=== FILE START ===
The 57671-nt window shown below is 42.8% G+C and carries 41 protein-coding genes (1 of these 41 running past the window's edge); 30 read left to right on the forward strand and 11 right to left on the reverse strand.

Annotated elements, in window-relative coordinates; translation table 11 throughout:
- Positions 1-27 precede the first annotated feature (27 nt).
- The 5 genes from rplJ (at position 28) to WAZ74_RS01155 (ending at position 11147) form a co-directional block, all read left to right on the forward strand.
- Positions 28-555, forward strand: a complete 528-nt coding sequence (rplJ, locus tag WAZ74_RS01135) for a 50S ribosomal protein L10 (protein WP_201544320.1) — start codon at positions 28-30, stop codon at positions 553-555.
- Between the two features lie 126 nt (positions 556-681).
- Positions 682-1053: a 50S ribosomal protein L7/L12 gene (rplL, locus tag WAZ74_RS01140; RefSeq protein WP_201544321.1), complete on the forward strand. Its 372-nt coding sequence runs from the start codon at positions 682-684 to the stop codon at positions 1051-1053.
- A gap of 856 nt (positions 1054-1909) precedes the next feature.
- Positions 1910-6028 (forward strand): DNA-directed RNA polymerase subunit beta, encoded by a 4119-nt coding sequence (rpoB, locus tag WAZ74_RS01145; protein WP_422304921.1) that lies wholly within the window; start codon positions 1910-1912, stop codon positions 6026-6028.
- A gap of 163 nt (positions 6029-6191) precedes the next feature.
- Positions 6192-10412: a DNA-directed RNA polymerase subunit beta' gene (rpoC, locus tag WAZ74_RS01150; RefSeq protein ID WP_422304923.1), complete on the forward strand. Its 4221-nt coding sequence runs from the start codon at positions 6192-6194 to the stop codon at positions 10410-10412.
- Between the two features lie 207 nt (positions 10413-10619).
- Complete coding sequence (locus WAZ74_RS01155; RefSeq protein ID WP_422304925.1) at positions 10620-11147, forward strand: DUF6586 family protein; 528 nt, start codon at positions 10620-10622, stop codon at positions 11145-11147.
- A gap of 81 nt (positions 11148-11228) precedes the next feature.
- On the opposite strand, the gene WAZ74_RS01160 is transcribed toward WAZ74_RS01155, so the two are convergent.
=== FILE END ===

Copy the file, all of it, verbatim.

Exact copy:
The 57671-nt window shown below is 42.8% G+C and carries 41 protein-coding genes (1 of these 41 running past the window's edge); 30 read left to right on the forward strand and 11 right to left on the reverse strand.

Annotated elements, in window-relative coordinates; translation table 11 throughout:
- Positions 1-27 precede the first annotated feature (27 nt).
- The 5 genes from rplJ (at position 28) to WAZ74_RS01155 (ending at position 11147) form a co-directional block, all read left to right on the forward strand.
- Positions 28-555, forward strand: a complete 528-nt coding sequence (rplJ, locus tag WAZ74_RS01135) for a 50S ribosomal protein L10 (protein WP_201544320.1) — start codon at positions 28-30, stop codon at positions 553-555.
- Between the two features lie 126 nt (positions 556-681).
- Positions 682-1053: a 50S ribosomal protein L7/L12 gene (rplL, locus tag WAZ74_RS01140; RefSeq protein WP_201544321.1), complete on the forward strand. Its 372-nt coding sequence runs from the start codon at positions 682-684 to the stop codon at positions 1051-1053.
- A gap of 856 nt (positions 1054-1909) precedes the next feature.
- Positions 1910-6028 (forward strand): DNA-directed RNA polymerase subunit beta, encoded by a 4119-nt coding sequence (rpoB, locus tag WAZ74_RS01145; protein WP_422304921.1) that lies wholly within the window; start codon positions 1910-1912, stop codon positions 6026-6028.
- A gap of 163 nt (positions 6029-6191) precedes the next feature.
- Positions 6192-10412: a DNA-directed RNA polymerase subunit beta' gene (rpoC, locus tag WAZ74_RS01150; RefSeq protein ID WP_422304923.1), complete on the forward strand. Its 4221-nt coding sequence runs from the start codon at positions 6192-6194 to the stop codon at positions 10410-10412.
- Between the two features lie 207 nt (positions 10413-10619).
- Complete coding sequence (locus WAZ74_RS01155; RefSeq protein ID WP_422304925.1) at positions 10620-11147, forward strand: DUF6586 family protein; 528 nt, start codon at positions 10620-10622, stop codon at positions 11145-11147.
- A gap of 81 nt (positions 11148-11228) precedes the next feature.
- On the opposite strand, the gene WAZ74_RS01160 is transcribed toward WAZ74_RS01155, so the two are convergent.